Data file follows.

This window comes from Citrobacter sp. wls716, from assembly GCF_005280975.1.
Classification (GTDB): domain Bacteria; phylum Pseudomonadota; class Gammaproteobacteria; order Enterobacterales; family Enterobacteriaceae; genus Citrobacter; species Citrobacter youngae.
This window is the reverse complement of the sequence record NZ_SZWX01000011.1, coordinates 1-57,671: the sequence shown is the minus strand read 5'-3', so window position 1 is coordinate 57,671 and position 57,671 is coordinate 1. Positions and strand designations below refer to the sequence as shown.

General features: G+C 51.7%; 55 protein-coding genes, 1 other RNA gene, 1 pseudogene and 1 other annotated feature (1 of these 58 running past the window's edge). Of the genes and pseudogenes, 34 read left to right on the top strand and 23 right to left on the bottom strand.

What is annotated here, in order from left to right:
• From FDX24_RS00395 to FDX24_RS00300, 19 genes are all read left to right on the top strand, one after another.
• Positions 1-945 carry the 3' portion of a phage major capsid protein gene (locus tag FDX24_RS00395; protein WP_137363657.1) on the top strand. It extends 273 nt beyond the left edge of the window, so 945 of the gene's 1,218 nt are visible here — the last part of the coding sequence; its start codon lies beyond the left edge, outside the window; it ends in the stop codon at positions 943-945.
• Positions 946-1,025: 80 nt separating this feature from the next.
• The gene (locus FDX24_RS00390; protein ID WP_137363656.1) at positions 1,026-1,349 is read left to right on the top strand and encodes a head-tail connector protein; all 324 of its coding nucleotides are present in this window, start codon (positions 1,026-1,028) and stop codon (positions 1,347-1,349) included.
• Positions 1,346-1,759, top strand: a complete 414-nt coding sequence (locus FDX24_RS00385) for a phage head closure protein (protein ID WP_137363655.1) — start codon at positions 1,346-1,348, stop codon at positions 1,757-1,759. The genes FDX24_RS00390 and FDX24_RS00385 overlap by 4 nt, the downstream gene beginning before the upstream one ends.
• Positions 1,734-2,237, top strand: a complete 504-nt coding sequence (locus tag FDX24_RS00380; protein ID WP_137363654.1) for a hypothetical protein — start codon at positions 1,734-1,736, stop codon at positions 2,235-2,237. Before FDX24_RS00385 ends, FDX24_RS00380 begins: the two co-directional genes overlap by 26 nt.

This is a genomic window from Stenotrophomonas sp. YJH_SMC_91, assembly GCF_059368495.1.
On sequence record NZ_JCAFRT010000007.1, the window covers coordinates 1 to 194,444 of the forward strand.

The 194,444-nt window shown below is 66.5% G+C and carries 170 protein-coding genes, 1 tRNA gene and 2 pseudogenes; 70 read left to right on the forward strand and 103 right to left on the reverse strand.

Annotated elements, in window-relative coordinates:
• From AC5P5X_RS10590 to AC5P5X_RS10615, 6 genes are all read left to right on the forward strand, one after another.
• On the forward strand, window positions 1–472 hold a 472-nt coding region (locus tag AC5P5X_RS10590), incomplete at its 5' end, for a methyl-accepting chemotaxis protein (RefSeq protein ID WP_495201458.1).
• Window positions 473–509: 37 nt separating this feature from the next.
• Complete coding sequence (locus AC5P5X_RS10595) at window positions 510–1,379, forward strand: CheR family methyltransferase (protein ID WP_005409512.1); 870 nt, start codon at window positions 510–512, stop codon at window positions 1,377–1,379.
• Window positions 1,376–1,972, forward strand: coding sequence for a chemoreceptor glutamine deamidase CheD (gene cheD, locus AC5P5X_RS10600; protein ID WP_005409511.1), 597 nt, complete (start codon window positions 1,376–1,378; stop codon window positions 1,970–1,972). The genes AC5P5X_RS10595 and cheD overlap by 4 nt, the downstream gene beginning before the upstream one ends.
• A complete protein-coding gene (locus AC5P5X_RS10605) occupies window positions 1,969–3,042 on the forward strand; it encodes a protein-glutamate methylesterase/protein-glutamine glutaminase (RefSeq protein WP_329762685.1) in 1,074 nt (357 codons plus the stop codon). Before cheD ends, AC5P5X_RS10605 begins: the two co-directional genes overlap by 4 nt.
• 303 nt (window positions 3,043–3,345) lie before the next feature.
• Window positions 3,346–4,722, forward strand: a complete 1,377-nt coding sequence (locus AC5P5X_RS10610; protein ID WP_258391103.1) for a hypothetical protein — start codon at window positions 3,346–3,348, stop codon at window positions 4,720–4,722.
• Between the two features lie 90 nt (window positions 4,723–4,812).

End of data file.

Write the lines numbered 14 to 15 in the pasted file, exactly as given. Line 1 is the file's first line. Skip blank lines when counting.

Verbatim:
The 194,444-nt window shown below is 66.5% G+C and carries 170 protein-coding genes, 1 tRNA gene and 2 pseudogenes; 70 read left to right on the forward strand and 103 right to left on the reverse strand.

Annotated elements, in window-relative coordinates: